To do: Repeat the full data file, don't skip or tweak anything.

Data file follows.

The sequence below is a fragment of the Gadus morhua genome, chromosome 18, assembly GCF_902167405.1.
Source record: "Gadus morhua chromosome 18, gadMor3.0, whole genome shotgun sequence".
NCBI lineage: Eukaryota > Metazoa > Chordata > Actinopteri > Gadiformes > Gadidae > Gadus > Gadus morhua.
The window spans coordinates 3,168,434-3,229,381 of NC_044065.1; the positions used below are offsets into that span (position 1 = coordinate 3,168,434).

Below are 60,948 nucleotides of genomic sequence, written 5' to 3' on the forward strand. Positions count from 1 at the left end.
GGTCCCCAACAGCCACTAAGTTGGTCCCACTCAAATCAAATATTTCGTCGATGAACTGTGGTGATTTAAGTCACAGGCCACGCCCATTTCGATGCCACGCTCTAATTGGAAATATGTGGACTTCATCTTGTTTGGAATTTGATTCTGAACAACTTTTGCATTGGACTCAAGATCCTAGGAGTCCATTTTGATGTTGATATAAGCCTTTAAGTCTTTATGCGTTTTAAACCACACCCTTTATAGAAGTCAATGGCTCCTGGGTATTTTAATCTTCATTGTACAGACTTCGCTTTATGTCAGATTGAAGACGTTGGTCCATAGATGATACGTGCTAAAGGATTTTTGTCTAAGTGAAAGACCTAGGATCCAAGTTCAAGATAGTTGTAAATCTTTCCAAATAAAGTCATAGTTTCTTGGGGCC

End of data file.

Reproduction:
The sequence below is a fragment of the Gadus morhua genome, chromosome 18, assembly GCF_902167405.1.
Source record: "Gadus morhua chromosome 18, gadMor3.0, whole genome shotgun sequence".
NCBI lineage: Eukaryota > Metazoa > Chordata > Actinopteri > Gadiformes > Gadidae > Gadus > Gadus morhua.
The window spans coordinates 3,168,434-3,229,381 of NC_044065.1; the positions used below are offsets into that span (position 1 = coordinate 3,168,434).

Below are 60,948 nucleotides of genomic sequence, written 5' to 3' on the forward strand. Positions count from 1 at the left end.
GGTCCCCAACAGCCACTAAGTTGGTCCCACTCAAATCAAATATTTCGTCGATGAACTGTGGTGATTTAAGTCACAGGCCACGCCCATTTCGATGCCACGCTCTAATTGGAAATATGTGGACTTCATCTTGTTTGGAATTTGATTCTGAACAACTTTTGCATTGGACTCAAGATCCTAGGAGTCCATTTTGATGTTGATATAAGCCTTTAAGTCTTTATGCGTTTTAAACCACACCCTTTATAGAAGTCAATGGCTCCTGGGTATTTTAATCTTCATTGTACAGACTTCGCTTTATGTCAGATTGAAGACGTTGGTCCATAGATGATACGTGCTAAAGGATTTTTGTCTAAGTGAAAGACCTAGGATCCAAGTTCAAGATAGTTGTAAATCTTTCCAAATAAAGTCATAGTTTCTTGGGGCC